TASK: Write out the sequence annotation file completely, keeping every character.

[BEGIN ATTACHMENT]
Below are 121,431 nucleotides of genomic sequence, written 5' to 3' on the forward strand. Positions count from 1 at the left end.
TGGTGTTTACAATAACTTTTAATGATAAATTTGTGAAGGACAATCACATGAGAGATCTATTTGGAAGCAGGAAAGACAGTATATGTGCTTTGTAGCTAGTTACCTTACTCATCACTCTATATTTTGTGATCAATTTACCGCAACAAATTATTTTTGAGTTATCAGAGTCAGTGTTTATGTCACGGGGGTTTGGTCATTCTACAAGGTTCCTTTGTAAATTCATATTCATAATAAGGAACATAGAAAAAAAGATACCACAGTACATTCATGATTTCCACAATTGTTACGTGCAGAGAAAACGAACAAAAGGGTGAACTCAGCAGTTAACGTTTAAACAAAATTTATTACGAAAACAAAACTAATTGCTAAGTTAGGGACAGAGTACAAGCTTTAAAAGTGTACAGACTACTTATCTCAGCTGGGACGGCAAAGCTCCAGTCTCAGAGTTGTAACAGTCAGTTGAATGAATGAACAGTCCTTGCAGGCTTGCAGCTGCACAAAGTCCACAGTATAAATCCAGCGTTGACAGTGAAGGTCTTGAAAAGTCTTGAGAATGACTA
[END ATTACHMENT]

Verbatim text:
Below are 121,431 nucleotides of genomic sequence, written 5' to 3' on the forward strand. Positions count from 1 at the left end.
TGGTGTTTACAATAACTTTTAATGATAAATTTGTGAAGGACAATCACATGAGAGATCTATTTGGAAGCAGGAAAGACAGTATATGTGCTTTGTAGCTAGTTACCTTACTCATCACTCTATATTTTGTGATCAATTTACCGCAACAAATTATTTTTGAGTTATCAGAGTCAGTGTTTATGTCACGGGGGTTTGGTCATTCTACAAGGTTCCTTTGTAAATTCATATTCATAATAAGGAACATAGAAAAAAAGATACCACAGTACATTCATGATTTCCACAATTGTTACGTGCAGAGAAAACGAACAAAAGGGTGAACTCAGCAGTTAACGTTTAAACAAAATTTATTACGAAAACAAAACTAATTGCTAAGTTAGGGACAGAGTACAAGCTTTAAAAGTGTACAGACTACTTATCTCAGCTGGGACGGCAAAGCTCCAGTCTCAGAGTTGTAACAGTCAGTTGAATGAATGAACAGTCCTTGCAGGCTTGCAGCTGCACAAAGTCCACAGTATAAATCCAGCGTTGACAGTGAAGGTCTTGAAAAGTCTTGAGAATGACTA